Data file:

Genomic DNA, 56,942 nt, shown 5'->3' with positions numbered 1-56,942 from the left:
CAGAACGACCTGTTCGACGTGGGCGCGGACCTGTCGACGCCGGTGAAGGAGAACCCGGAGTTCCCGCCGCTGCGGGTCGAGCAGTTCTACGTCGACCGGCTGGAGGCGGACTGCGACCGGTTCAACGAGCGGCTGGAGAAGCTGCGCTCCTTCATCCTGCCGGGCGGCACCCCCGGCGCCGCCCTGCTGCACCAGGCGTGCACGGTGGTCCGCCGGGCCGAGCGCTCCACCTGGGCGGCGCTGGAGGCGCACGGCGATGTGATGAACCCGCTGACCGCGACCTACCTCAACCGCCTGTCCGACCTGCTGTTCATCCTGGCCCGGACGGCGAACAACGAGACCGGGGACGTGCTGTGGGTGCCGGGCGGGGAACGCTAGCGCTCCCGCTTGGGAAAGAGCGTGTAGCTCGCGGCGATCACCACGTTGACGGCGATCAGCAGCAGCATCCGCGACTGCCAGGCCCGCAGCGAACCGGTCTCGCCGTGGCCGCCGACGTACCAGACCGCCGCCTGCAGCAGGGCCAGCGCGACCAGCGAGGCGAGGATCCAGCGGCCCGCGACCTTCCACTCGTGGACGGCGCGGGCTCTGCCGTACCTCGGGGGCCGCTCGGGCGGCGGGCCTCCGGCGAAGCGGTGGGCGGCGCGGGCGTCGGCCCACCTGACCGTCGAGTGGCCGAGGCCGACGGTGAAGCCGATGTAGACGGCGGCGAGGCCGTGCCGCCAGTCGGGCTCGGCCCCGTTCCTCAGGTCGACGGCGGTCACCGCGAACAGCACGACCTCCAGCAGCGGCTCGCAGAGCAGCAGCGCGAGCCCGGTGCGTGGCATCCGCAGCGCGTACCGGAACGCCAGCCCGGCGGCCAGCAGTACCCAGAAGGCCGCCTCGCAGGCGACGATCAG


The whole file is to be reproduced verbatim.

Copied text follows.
Genomic DNA, 56,942 nt, shown 5'->3' with positions numbered 1-56,942 from the left:
CAGAACGACCTGTTCGACGTGGGCGCGGACCTGTCGACGCCGGTGAAGGAGAACCCGGAGTTCCCGCCGCTGCGGGTCGAGCAGTTCTACGTCGACCGGCTGGAGGCGGACTGCGACCGGTTCAACGAGCGGCTGGAGAAGCTGCGCTCCTTCATCCTGCCGGGCGGCACCCCCGGCGCCGCCCTGCTGCACCAGGCGTGCACGGTGGTCCGCCGGGCCGAGCGCTCCACCTGGGCGGCGCTGGAGGCGCACGGCGATGTGATGAACCCGCTGACCGCGACCTACCTCAACCGCCTGTCCGACCTGCTGTTCATCCTGGCCCGGACGGCGAACAACGAGACCGGGGACGTGCTGTGGGTGCCGGGCGGGGAACGCTAGCGCTCCCGCTTGGGAAAGAGCGTGTAGCTCGCGGCGATCACCACGTTGACGGCGATCAGCAGCAGCATCCGCGACTGCCAGGCCCGCAGCGAACCGGTCTCGCCGTGGCCGCCGACGTACCAGACCGCCGCCTGCAGCAGGGCCAGCGCGACCAGCGAGGCGAGGATCCAGCGGCCCGCGACCTTCCACTCGTGGACGGCGCGGGCTCTGCCGTACCTCGGGGGCCGCTCGGGCGGCGGGCCTCCGGCGAAGCGGTGGGCGGCGCGGGCGTCGGCCCACCTGACCGTCGAGTGGCCGAGGCCGACGGTGAAGCCGATGTAGACGGCGGCGAGGCCGTGCCGCCAGTCGGGCTCGGCCCCGTTCCTCAGGTCGACGGCGGTCACCGCGAACAGCACGACCTCCAGCAGCGGCTCGCAGAGCAGCAGCGCGAGCCCGGTGCGTGGCATCCGCAGCGCGTACCGGAACGCCAGCCCGGCGGCCAGCAGTACCCAGAAGGCCGCCTCGCAGGCGACGATCAG